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Single-cell profiling of CNS border compartment leukocytes reveals that B cells and their progenitors reside in non-diseased meninges.

Nat Neurosci. 2021 Jul 12. doi: 10.1038/s41593-021-00880-y. Epub ahead of print. PMID: 34253922.

Authors/Editors: Schafflick D, Wolbert J, Heming M, Thomas C, Hartlehnert M, Börsch AL, Ricci A, Martín-Salamanca S, Li X, Lu IN, Pawlak M, Minnerup J, Strecker JK, Seidenbecher T, Meuth SG, Hidalgo A, Liesz A, Wiendl H, Meyer Zu Horste G.
Publication Date: 2021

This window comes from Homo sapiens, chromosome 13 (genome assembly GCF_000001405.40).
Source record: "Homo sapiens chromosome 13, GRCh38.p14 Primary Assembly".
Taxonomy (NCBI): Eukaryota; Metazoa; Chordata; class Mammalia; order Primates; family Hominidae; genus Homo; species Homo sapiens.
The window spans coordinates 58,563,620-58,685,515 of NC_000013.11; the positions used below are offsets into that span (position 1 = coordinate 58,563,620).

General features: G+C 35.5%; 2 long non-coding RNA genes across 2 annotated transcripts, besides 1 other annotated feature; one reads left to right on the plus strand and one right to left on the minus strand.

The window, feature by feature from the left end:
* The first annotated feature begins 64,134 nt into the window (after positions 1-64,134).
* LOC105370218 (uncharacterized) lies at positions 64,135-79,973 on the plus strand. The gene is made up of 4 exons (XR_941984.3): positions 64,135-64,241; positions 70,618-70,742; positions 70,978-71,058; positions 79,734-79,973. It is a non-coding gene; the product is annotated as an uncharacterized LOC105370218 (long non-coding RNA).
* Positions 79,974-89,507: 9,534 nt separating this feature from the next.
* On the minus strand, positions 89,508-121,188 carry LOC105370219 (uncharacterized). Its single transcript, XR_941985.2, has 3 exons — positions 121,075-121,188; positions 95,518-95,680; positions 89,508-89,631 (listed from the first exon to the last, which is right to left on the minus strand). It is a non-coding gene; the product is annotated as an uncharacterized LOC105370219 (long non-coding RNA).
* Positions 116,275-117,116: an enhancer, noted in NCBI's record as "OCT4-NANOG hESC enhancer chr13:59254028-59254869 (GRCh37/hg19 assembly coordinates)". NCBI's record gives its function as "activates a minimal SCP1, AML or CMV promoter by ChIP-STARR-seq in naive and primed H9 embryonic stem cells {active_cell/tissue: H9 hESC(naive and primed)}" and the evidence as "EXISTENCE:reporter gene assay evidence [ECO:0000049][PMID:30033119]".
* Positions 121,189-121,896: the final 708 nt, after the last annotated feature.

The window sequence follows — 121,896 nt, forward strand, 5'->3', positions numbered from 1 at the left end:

The CNS is ensheathed by the meninges and cerebrospinal fluid, and recent findings suggest that these CNS-associated border tissues have complex immunological functions. Unlike myeloid lineage cells, lymphocytes in border compartments have yet to be thoroughly characterized. Based on single-cell transcriptomics, we here identified a highly location-specific composition and expression profile of tissue-resident leukocytes in CNS parenchyma, pia-enriched subdural meninges, dura mater, choroid plexus and cerebrospinal fluid. The dura layer of the meninges contained a large population of B cells under homeostatic conditions in mice and rats. Murine dura B cells exhibited slow turnover and long-term tissue residency, and they matured in experimental neuroinflammation. The dura also contained B lineage progenitors at the pro-B cell stage typically not found outside of bone marrow, without direct influx from the periphery or the skull bone marrow. This identified the dura as an unexpected site of B cell residence and potentially of development in both homeostasis and neuroinflammation.

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